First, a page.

U.S. Trade Representative (USTR) Robert Lighthizer, not President Donald Trump, initially revealed the president’s decision to impose new tariffs on imported cells and modules under the Section 201 case on Monday. On Tuesday, however, Trump made public remarks alongside Lighthizer during a ceremony in the Oval Office and signed a proclamation, which provides some more details about country exclusions and the opportunity for companies to apply for tariff exemptions.
During the ceremony, which covered the new trade actions against imported crystalline silicon photovoltaic (CSPV) products and residential washing machines, Trump said, “I’m thrilled to be joined by Ambassador Lighthizer as I sign a very important executive action to protect American jobs and American workers.”
According to Trump, “My administration is committed to defending American companies, and they’ve been very badly hurt from harmful import surges that threaten the livelihood of their workers, of jobs, actually, all over this country — many different industries.”
The president said, “For both solar and washing machines, these executive actions uphold the principle of fair trade and demonstrate to the world that the United States will not be taken advantage of anymore. Our companies will not be taken advantage of anymore.”
“[W]e’ll be making solar products now much more so in the United States,” Trump continued. “Our companies have been decimated, and those companies are going to be coming back strong.”
When discussing “panels and products – generally, solar,” the president called the sector a “potentially great industry in this country, but now we’ll be making it in the United States. Okay. A lot of workers; a lot of jobs.”
In addition, the president noted, “Today, I’m also directing Ambassador Lighthizer to continue supporting industry discussions to resolve duties on these and similar products in the United States and China.”
During Tuesday’s ceremony, Trump signed a presidential proclamation officially setting into motion the upcoming implementation of global tariffs on imported CSPV cells and modules starting at 30%, with an annual exemption for the first 2.5 GW of imported CSPV cells. As previously reported, the tariffs will decline 5% annually after year one of the four-year period afforded under a Section 201 case.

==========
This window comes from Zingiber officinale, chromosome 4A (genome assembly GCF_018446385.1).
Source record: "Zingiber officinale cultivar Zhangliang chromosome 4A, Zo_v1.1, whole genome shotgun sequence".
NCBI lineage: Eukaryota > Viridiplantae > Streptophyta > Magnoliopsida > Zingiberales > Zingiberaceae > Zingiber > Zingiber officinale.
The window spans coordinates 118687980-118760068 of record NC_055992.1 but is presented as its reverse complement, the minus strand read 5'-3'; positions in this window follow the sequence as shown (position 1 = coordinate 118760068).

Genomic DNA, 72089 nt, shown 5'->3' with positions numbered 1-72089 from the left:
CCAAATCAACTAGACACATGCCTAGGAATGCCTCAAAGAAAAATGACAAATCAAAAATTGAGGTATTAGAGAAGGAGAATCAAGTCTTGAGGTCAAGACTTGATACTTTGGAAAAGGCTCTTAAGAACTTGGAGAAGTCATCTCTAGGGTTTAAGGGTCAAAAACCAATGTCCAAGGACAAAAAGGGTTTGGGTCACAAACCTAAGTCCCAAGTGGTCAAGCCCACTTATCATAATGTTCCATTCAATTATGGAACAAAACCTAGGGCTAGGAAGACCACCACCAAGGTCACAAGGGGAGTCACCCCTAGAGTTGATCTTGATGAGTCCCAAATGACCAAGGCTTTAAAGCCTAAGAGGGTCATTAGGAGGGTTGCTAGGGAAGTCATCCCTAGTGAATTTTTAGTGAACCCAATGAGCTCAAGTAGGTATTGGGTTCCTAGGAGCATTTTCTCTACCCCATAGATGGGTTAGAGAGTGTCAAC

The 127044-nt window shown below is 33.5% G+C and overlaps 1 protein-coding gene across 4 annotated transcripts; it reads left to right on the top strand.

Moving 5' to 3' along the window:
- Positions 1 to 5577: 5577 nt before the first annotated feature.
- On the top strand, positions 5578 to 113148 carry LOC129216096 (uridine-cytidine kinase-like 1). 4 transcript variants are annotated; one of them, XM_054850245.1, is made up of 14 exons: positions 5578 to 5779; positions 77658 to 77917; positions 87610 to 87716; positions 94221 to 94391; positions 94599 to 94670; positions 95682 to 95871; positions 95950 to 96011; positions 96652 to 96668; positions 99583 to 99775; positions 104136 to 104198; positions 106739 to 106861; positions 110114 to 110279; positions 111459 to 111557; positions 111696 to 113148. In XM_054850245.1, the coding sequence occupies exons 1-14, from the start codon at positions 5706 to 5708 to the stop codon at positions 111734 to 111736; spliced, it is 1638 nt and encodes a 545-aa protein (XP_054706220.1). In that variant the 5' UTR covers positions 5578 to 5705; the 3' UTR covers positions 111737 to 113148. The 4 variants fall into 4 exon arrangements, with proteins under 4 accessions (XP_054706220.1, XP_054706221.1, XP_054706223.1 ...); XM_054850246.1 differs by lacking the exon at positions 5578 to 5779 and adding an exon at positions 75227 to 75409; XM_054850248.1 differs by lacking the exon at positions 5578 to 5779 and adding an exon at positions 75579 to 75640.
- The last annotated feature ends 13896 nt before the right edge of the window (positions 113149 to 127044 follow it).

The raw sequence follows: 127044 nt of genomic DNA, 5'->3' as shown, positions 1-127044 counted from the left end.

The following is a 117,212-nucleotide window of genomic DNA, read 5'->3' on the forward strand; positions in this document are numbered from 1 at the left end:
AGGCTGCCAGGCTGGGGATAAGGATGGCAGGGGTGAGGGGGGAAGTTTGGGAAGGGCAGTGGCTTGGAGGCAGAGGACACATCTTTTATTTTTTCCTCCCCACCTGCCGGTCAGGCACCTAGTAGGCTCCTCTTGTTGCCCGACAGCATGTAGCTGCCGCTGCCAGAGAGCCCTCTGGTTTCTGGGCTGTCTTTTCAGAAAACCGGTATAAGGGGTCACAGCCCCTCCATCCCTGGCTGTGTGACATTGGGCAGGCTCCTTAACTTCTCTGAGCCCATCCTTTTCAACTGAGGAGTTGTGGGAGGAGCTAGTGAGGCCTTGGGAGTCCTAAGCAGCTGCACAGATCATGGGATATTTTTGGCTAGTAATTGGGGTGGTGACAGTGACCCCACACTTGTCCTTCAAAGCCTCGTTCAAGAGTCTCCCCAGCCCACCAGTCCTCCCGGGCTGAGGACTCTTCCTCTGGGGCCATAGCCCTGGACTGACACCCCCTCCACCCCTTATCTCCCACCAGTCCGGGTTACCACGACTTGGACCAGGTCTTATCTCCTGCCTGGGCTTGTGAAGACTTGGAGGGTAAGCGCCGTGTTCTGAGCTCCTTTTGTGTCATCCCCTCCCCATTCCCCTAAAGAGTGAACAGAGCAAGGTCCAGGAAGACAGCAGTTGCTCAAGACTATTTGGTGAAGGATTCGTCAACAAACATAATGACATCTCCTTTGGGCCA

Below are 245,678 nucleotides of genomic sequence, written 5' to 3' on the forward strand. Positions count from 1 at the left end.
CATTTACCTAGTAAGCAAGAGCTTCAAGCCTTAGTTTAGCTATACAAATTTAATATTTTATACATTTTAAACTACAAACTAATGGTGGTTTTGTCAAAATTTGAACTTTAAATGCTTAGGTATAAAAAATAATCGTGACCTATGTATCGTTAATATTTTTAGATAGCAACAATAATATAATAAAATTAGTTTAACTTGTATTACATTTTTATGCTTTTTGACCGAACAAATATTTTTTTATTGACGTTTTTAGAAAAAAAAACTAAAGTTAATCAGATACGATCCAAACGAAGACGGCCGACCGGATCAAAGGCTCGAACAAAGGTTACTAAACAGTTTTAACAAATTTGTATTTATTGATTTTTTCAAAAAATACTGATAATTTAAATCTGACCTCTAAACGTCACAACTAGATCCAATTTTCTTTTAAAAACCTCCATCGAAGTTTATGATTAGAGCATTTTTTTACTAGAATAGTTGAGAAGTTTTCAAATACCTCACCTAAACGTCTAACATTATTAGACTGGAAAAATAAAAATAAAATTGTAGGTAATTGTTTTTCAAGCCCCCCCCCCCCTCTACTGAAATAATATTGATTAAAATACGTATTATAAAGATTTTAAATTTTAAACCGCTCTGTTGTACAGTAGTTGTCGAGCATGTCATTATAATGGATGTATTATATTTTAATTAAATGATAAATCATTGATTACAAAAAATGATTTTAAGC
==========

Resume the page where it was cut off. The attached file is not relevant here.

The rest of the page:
Regarding countries excluded from the new tariffs, the proclamation reiterates some of what the USTR previously explained, including that free-trade partners Canada and Mexico will not be excluded.
Consistent with the U.S.’ World Trade Organization (WTO) obligations, the Trump administration is excluding all Generalized System of Preferences (GSP) beneficiary countries from the global tariffs. As the USTR previously noted, GSP beneficiaries Thailand and the Philippines will not be exempt because they account for more than 3% of total imports. However, the presidential proclamation explains that the tariffs could later be applied to another GSP country or countries if the Trump administration determines there is a “surge in imports.”
Furthermore, the proclamation shows companies will have the opportunity to apply for tariff exemptions on solar products, though there is no certainty such exemptions will be awarded.
The document says, “Within 30 days after the date of this proclamation, the USTR shall publish in the Federal Register procedures for requests for exclusion of a particular product from the safeguard measure established in this proclamation. If the USTR determines, after consultation with the Secretaries of Commerce and Energy, that a particular product should be excluded, the USTR is authorized, upon publishing a notice of such determination in the Federal Register, to … exclude such particular product from the safeguard measure.”
GTM Research recently forecast that the new tariffs will lead to an 11% reduction in installed U.S. solar capacity over the next five years, and many industry stakeholders have condemned Trump’s ruling.
According to multiple reports, some countries subject to the new global tariffs, including South Korea and Mexico, have already indicated plans to challenge the U.S. decision.
A Reuters report cites South Korea Trade Minister Kim Hyun-chong as stating, “It is clear that the latest safeguard measures would violate the WTO rules. We will actively respond to protectionist measures.”
The new tariffs are scheduled to become effective Feb. 7. The presidential proclamation also notes that the decision, technically, is subject to potential changes.
“In addition, if I determine within 30 days of the date of this proclamation, as a result of consultations between the United States and other WTO members pursuant to Article 12.3 of the WTO Agreement on Safeguards, that it is necessary to reduce, modify, or terminate the safeguard measure, I shall proclaim the corresponding reduction, modification, or termination of the safeguard measure within 40 days,” the proclamation says.
Photo courtesy of the USTR’s Twitter account